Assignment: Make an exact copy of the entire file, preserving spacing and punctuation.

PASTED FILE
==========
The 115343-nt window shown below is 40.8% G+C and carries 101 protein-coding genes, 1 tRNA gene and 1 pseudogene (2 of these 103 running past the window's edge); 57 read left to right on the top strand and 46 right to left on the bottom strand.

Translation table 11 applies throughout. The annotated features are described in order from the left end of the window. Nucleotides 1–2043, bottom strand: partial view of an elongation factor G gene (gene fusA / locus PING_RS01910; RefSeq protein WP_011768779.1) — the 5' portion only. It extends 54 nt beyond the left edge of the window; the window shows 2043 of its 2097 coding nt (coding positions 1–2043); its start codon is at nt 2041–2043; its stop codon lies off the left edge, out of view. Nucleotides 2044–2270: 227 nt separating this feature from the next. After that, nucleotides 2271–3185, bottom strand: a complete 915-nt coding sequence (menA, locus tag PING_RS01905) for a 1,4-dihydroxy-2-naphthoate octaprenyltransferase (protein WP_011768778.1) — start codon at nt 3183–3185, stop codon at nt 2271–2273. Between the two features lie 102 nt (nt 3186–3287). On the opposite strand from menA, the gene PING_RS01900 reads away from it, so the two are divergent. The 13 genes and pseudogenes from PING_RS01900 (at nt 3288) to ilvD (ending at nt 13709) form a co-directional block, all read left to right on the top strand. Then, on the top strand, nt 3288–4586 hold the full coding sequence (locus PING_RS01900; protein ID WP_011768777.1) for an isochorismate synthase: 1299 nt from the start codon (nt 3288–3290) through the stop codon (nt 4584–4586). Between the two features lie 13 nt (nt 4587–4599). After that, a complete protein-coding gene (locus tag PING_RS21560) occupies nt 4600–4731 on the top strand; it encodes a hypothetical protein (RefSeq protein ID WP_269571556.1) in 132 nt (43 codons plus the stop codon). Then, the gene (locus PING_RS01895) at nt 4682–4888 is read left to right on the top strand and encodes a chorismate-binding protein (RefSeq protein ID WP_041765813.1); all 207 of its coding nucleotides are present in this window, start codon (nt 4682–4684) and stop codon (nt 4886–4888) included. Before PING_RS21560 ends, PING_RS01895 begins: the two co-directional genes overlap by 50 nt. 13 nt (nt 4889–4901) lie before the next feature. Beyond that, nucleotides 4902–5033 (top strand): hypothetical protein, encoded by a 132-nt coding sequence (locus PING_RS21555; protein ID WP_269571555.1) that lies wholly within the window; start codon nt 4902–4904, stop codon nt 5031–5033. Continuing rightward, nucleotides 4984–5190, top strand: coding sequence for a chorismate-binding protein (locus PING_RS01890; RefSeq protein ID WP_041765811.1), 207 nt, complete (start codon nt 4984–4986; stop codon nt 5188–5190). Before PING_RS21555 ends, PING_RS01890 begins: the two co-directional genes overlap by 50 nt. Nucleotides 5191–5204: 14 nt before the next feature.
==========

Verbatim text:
The 115343-nt window shown below is 40.8% G+C and carries 101 protein-coding genes, 1 tRNA gene and 1 pseudogene (2 of these 103 running past the window's edge); 57 read left to right on the top strand and 46 right to left on the bottom strand.

Translation table 11 applies throughout. The annotated features are described in order from the left end of the window. Nucleotides 1–2043, bottom strand: partial view of an elongation factor G gene (gene fusA / locus PING_RS01910; RefSeq protein WP_011768779.1) — the 5' portion only. It extends 54 nt beyond the left edge of the window; the window shows 2043 of its 2097 coding nt (coding positions 1–2043); its start codon is at nt 2041–2043; its stop codon lies off the left edge, out of view. Nucleotides 2044–2270: 227 nt separating this feature from the next. After that, nucleotides 2271–3185, bottom strand: a complete 915-nt coding sequence (menA, locus tag PING_RS01905) for a 1,4-dihydroxy-2-naphthoate octaprenyltransferase (protein WP_011768778.1) — start codon at nt 3183–3185, stop codon at nt 2271–2273. Between the two features lie 102 nt (nt 3186–3287). On the opposite strand from menA, the gene PING_RS01900 reads away from it, so the two are divergent. The 13 genes and pseudogenes from PING_RS01900 (at nt 3288) to ilvD (ending at nt 13709) form a co-directional block, all read left to right on the top strand. Then, on the top strand, nt 3288–4586 hold the full coding sequence (locus PING_RS01900; protein ID WP_011768777.1) for an isochorismate synthase: 1299 nt from the start codon (nt 3288–3290) through the stop codon (nt 4584–4586). Between the two features lie 13 nt (nt 4587–4599). After that, a complete protein-coding gene (locus tag PING_RS21560) occupies nt 4600–4731 on the top strand; it encodes a hypothetical protein (RefSeq protein ID WP_269571556.1) in 132 nt (43 codons plus the stop codon). Then, the gene (locus PING_RS01895) at nt 4682–4888 is read left to right on the top strand and encodes a chorismate-binding protein (RefSeq protein ID WP_041765813.1); all 207 of its coding nucleotides are present in this window, start codon (nt 4682–4684) and stop codon (nt 4886–4888) included. Before PING_RS21560 ends, PING_RS01895 begins: the two co-directional genes overlap by 50 nt. 13 nt (nt 4889–4901) lie before the next feature. Beyond that, nucleotides 4902–5033 (top strand): hypothetical protein, encoded by a 132-nt coding sequence (locus PING_RS21555; protein ID WP_269571555.1) that lies wholly within the window; start codon nt 4902–4904, stop codon nt 5031–5033. Continuing rightward, nucleotides 4984–5190, top strand: coding sequence for a chorismate-binding protein (locus PING_RS01890; RefSeq protein ID WP_041765811.1), 207 nt, complete (start codon nt 4984–4986; stop codon nt 5188–5190). Before PING_RS21555 ends, PING_RS01890 begins: the two co-directional genes overlap by 50 nt. Nucleotides 5191–5204: 14 nt before the next feature.